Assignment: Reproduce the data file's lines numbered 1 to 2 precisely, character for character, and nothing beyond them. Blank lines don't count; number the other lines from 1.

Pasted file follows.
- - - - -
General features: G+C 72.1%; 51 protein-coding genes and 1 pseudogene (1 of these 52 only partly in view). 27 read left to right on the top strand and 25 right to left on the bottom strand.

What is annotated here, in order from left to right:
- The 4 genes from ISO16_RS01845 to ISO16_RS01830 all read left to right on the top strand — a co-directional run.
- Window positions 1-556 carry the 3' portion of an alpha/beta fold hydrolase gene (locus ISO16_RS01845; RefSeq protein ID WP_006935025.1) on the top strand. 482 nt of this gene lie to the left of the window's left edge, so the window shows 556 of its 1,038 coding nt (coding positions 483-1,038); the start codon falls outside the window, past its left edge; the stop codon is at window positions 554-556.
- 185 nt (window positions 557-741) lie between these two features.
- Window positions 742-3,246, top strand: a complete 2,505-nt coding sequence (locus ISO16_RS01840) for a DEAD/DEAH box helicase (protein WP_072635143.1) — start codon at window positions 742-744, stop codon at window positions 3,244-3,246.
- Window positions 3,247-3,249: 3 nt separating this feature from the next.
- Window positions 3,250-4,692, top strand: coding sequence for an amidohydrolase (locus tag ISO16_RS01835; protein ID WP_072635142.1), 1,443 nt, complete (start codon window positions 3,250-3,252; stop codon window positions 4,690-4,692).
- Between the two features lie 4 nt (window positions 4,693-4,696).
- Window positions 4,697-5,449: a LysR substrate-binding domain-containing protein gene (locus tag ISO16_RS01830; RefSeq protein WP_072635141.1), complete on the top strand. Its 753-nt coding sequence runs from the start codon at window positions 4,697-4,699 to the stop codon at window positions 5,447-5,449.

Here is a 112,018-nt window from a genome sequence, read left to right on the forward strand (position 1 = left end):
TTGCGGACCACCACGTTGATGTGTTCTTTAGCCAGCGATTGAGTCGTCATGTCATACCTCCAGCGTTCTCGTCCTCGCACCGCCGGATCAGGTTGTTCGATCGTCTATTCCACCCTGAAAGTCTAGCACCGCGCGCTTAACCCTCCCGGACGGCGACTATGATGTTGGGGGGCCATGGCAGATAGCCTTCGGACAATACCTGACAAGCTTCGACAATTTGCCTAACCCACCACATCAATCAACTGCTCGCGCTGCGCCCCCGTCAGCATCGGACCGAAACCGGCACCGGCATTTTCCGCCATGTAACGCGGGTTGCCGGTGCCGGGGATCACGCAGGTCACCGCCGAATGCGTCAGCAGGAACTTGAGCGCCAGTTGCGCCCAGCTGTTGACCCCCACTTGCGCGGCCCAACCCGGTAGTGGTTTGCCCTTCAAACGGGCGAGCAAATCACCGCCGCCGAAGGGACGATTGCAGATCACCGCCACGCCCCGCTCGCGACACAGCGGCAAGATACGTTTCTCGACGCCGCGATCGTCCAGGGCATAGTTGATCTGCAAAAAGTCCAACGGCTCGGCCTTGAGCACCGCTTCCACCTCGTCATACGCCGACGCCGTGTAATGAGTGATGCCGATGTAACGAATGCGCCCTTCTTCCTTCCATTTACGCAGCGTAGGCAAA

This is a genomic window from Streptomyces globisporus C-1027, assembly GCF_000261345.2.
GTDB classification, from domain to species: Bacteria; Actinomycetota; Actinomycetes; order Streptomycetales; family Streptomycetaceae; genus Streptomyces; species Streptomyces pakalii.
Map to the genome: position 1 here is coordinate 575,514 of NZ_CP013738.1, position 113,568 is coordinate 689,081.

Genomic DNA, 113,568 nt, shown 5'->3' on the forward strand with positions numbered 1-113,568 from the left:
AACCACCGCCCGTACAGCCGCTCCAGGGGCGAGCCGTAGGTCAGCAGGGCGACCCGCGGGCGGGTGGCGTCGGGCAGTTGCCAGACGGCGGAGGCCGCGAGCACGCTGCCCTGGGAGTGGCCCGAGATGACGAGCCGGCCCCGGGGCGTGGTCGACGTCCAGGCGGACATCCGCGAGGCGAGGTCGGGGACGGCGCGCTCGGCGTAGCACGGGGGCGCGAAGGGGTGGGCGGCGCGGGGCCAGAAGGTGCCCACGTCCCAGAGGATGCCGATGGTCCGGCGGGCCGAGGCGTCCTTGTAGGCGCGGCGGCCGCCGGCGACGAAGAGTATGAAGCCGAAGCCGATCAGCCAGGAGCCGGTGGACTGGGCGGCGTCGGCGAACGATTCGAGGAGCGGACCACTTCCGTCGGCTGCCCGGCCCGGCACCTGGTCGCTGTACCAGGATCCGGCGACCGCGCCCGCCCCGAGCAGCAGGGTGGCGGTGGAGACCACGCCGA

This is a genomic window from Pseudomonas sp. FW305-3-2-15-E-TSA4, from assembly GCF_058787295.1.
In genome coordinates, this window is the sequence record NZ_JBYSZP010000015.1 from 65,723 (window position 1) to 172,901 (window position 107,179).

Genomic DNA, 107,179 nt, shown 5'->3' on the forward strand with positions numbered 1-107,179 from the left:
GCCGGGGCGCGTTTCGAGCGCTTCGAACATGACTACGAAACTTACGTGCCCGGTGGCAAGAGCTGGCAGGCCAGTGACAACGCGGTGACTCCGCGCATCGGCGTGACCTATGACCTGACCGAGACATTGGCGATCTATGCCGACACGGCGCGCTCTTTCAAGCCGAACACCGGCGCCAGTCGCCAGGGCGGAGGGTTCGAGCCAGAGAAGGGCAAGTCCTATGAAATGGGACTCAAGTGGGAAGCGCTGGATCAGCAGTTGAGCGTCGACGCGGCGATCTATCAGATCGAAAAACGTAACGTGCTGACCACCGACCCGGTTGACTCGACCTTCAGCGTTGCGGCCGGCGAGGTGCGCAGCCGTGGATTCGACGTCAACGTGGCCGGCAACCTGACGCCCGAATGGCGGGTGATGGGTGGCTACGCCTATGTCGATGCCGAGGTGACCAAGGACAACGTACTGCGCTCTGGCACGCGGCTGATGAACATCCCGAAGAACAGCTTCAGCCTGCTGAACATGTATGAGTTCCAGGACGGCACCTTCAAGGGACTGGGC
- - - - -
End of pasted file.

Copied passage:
General features: G+C 72.1%; 51 protein-coding genes and 1 pseudogene (1 of these 52 only partly in view). 27 read left to right on the top strand and 25 right to left on the bottom strand.

What is annotated here, in order from left to right: